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Attachment and Internal Working Models

Guy Doron

A number of theoretical orientations and research directions (e.g., temperament and genetics) may assist in the investigation of socio-emotional development, its continuity during the preschool years and the early determinants of mental health and psychopathology (e.g., Bernstein, Borchardt, & Perwien, 1996). However, attachment theory is widely recognized as providing important theoretical insights into these processes (Main, 1999; Sroufe, Carlson, Levy, & Egeland, 1999) and in providing an important bridge between the biological and the psychological domains (Balbernie, 2001; Holmes, 1993; Siegel, 2001).

Attachment theory comprises a set of propositions that attempt to explain the way in which biological dispositions and early experiences predispose the individual to psychological health or pathology (Bowlby, 1969, 1973; Sroufe et al., 1999). The attachment system is considered to be a basic, inborn, and biologically adaptive motivational system that drives the infant to seek proximity to the primary attachment figure (or caregiver) in cases of danger or need (Bowlby, 1969, 1973). The quality of early attachment is determined by the interactions between attachment figures and the infant. In particular, the accessibility and responsiveness of attachment figures to the infant's emotional signals are considered pivotal for the organization and regulation of the infant's emotional experience (Bowlby, 1969). In the psychobiological literature, several processes have been implicated in the mediation of the attachment bond (e.g., Insel, 1997; Schore, 2001). For instance, Schore (2001) defined attachment as the regulation of biological synchronicity between organisms within species. According to this view, several processes are fundamental in the mediation of the attachment bond such as attunement and the interactive mutual training of physiological rhythms within the caregiver-child dyad (Schore, 2001).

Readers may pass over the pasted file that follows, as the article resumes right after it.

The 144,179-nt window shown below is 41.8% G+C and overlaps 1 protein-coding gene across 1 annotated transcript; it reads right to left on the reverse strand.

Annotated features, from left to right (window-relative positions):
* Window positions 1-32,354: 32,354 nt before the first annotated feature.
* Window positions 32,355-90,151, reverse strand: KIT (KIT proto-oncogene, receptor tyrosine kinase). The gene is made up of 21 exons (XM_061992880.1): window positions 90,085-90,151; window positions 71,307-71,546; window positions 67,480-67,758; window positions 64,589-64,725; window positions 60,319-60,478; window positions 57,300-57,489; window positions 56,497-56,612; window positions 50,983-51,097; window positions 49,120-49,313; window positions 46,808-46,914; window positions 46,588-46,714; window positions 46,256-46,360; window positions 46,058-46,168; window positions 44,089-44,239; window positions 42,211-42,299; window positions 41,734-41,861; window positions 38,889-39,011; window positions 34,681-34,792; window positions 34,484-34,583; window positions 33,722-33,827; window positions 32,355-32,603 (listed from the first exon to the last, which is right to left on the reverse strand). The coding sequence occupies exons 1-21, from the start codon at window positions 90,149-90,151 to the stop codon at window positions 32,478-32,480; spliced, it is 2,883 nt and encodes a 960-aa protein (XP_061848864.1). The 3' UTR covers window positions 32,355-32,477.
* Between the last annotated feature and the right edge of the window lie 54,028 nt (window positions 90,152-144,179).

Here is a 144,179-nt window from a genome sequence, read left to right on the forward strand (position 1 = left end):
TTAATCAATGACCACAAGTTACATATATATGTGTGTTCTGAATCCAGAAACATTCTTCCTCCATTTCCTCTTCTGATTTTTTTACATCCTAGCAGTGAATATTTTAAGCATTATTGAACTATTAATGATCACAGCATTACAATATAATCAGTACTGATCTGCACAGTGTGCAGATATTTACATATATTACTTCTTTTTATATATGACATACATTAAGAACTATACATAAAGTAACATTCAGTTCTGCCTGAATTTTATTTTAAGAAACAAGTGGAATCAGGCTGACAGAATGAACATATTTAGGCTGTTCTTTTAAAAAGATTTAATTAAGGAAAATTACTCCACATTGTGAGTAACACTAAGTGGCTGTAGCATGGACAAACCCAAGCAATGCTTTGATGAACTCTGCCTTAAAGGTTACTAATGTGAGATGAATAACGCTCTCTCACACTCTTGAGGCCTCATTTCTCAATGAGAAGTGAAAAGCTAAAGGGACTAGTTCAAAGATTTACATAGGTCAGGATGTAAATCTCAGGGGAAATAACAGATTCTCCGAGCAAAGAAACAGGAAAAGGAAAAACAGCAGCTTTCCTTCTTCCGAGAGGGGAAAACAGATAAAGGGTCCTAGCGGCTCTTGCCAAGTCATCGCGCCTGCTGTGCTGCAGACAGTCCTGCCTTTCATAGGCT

According to Bowlby (1969, 1973), the emotional bond between an infant and their main caregiver affects their later social, psychological and biological capacities through the construction of internal representations or internal working models (IWMs). IWMs are internalized representations of the "self" and "other" based on a child's interactions with their main caregivers. It is hypothesized that these representations contain information about whether the caregiver is perceived as a person who responds to calls for support or protection (IWMs of other), and whether the self is worthy of receiving help from anyone, in particular the caregiver (IWMs of self). For instance, Bowlby (1969) maintained that a child experiencing their parents as emotionally available, responsive, and supportive will construct a self model as being lovable and competent. Conversely, experiences of rejection, emotional unavailability, and lack of support will lead to the construction of an unlovable, unworthy, and incompetent self model.

Ainsworth's (1969) "Strange Situation" research paradigm enabled the classification of children's attachment behaviors into three categories: secure; insecure-avoidant; and insecure-ambivalent. Children in each of these categories were found to differ in the strategies they used to regulate their distress. For example, following separation-reunion, some insecure children showed ambivalence and resistance when approaching the parents (anxious-ambivalent infants), whereas others withdrew from parents (anxious-avoidant infants). On the other hand, securely attached children sought proximity following separation and reunion, and were easier to settle and return to playing than infants in the other classification groups. The parental pattern associated with such infants was sensitivity and responsiveness to the infant's signals and communications. Later an additional group of children that were initially considered to be "unclassifiable", was categorized as "disorganized" (Main, 1991). These infants were shown to typically exhibit stereotyped behaviors in the caregiver's presence (for example, seeking the caregivers and then avoiding them) as well as states of disassociation (Lyon-Roth & Jacobvitz, 1999).